Tallahassee, FL (August 26, 2015) — On August 26, 1920 the 19th Amendment to the U.S. Constitution was ratified, granting women the right to vote. Passage of this amendment was the culmination of a movement that took decades to realize. Now, 95 years later, Women’s Equality Day provides an opportunity to reflect on the progress women have made this century.
Since the earliest days of our democracy, Americans have taken great pride in our pursuit of equality. It is a right for which many have bravely struggled and the ideal that challenges us even today to build a better democracy and forge a future in which our children will know no boundaries. Each year, on Women’s Equality Day, we rededicate ourselves to the pursuit of full equality for women and girls around the world.
Today, American women are making a difference in their communities and workplaces. Women’s accomplishments in education, business, science, art, medicine, athletics, and every other field have made our state and nation better and stronger. The courage and determination of American women are demonstrated in the personnel serving in our Armed Forces. Women across America help to secure our country by serving as police officers, firefighters, doctors, nurses, paramedics, and first-responders.
We must do more than remember. We must build on the legacy of the countless women, whether celebrated or anonymous, who have contributed so much to the strength and spirit of our country. The Florida Commission on the Status of Women encourages everyone to celebrate Women’s Equality Day by taking advantage of the rights that the suffragists fought for – register and VOTE! This is true for men and women. If you’re 18 or older, or will be by the time of the next election, make sure you’re registered to vote. It’s easy — you can even do it online at http://election.dos.state.fl.us/regtovote/regform.shtml.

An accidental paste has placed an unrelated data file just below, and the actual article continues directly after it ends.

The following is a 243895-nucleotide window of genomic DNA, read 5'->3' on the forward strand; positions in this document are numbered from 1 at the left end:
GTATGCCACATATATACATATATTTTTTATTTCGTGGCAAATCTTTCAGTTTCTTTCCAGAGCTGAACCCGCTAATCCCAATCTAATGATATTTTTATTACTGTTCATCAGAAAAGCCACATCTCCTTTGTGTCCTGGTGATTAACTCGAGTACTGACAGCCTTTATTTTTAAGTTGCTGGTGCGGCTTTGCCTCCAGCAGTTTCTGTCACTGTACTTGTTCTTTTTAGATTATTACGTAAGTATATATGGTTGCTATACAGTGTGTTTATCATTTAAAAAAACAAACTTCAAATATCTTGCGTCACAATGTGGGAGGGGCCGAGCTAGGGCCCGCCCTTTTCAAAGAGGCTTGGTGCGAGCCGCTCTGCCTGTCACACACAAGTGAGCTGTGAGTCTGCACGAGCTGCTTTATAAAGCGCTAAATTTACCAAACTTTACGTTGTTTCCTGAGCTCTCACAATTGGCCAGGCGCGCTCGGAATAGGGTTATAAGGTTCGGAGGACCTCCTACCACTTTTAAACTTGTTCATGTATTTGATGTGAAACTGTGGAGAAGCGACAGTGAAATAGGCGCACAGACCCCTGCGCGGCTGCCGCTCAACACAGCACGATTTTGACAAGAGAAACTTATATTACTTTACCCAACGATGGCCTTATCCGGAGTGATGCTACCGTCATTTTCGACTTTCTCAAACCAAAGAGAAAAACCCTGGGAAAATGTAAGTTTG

Even if you’re under 18, you can still celebrate Women’s Equality Day and make a difference! Educate yourself about the candidates and learn more about the issues that are important to you. Talk to your parents; your older friends, and your sisters and brothers about why it’s so important to vote. Make your voice heard by writing letters to the editor of your local newspaper or volunteering with an organization working on issues you care about.
If you are near a women’s history museum, such as the Florida Women’s Hall of Fame located in the Rotunda of the Florida Capitol, take some time to visit and learn about the great women who shaped Florida’s history.
Finally, express your appreciation to the women who are your teachers, principals, coaches, mentors, mothers, and aunts. Chances are they worked hard to get where they are, and they’re helping the next generation of women achieve their goals.